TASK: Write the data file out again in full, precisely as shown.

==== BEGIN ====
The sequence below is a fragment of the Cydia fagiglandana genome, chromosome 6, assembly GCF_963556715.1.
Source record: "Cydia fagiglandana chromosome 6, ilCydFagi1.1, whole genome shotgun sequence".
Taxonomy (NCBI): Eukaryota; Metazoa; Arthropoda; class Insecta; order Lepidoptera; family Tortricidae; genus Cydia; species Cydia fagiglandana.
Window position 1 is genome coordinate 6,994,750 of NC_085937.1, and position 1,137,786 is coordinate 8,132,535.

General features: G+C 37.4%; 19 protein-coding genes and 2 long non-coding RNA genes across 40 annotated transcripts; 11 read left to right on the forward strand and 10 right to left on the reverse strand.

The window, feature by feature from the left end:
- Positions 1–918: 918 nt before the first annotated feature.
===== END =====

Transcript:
The sequence below is a fragment of the Cydia fagiglandana genome, chromosome 6, assembly GCF_963556715.1.
Source record: "Cydia fagiglandana chromosome 6, ilCydFagi1.1, whole genome shotgun sequence".
Taxonomy (NCBI): Eukaryota; Metazoa; Arthropoda; class Insecta; order Lepidoptera; family Tortricidae; genus Cydia; species Cydia fagiglandana.
Window position 1 is genome coordinate 6,994,750 of NC_085937.1, and position 1,137,786 is coordinate 8,132,535.

General features: G+C 37.4%; 19 protein-coding genes and 2 long non-coding RNA genes across 40 annotated transcripts; 11 read left to right on the forward strand and 10 right to left on the reverse strand.

The window, feature by feature from the left end:
- Positions 1–918: 918 nt before the first annotated feature.